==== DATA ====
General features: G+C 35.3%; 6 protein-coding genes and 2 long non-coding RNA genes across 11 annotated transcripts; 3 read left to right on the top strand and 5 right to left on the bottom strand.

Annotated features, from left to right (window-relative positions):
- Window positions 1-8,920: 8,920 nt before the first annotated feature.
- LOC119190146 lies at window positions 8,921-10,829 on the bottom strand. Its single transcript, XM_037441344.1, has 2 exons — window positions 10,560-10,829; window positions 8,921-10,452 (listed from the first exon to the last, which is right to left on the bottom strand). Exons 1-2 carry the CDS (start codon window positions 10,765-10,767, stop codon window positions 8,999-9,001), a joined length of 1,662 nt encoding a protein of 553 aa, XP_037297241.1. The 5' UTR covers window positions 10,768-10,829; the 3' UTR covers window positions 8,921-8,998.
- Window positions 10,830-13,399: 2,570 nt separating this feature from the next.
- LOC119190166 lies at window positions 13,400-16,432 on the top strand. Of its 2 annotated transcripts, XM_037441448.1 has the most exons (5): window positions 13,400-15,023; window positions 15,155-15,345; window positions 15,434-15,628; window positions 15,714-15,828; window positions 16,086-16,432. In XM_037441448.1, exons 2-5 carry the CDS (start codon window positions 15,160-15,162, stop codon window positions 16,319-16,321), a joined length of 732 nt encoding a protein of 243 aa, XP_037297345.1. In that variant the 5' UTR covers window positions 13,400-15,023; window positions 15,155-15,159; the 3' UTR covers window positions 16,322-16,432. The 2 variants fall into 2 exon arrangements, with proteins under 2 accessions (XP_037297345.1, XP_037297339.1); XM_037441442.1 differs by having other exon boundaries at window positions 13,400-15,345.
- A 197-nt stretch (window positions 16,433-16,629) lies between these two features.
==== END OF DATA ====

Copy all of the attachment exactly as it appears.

General features: G+C 35.3%; 6 protein-coding genes and 2 long non-coding RNA genes across 11 annotated transcripts; 3 read left to right on the top strand and 5 right to left on the bottom strand.

Annotated features, from left to right (window-relative positions):
- Window positions 1-8,920: 8,920 nt before the first annotated feature.
- LOC119190146 lies at window positions 8,921-10,829 on the bottom strand. Its single transcript, XM_037441344.1, has 2 exons — window positions 10,560-10,829; window positions 8,921-10,452 (listed from the first exon to the last, which is right to left on the bottom strand). Exons 1-2 carry the CDS (start codon window positions 10,765-10,767, stop codon window positions 8,999-9,001), a joined length of 1,662 nt encoding a protein of 553 aa, XP_037297241.1. The 5' UTR covers window positions 10,768-10,829; the 3' UTR covers window positions 8,921-8,998.
- Window positions 10,830-13,399: 2,570 nt separating this feature from the next.
- LOC119190166 lies at window positions 13,400-16,432 on the top strand. Of its 2 annotated transcripts, XM_037441448.1 has the most exons (5): window positions 13,400-15,023; window positions 15,155-15,345; window positions 15,434-15,628; window positions 15,714-15,828; window positions 16,086-16,432. In XM_037441448.1, exons 2-5 carry the CDS (start codon window positions 15,160-15,162, stop codon window positions 16,319-16,321), a joined length of 732 nt encoding a protein of 243 aa, XP_037297345.1. In that variant the 5' UTR covers window positions 13,400-15,023; window positions 15,155-15,159; the 3' UTR covers window positions 16,322-16,432. The 2 variants fall into 2 exon arrangements, with proteins under 2 accessions (XP_037297345.1, XP_037297339.1); XM_037441442.1 differs by having other exon boundaries at window positions 13,400-15,345.
- A 197-nt stretch (window positions 16,433-16,629) lies between these two features.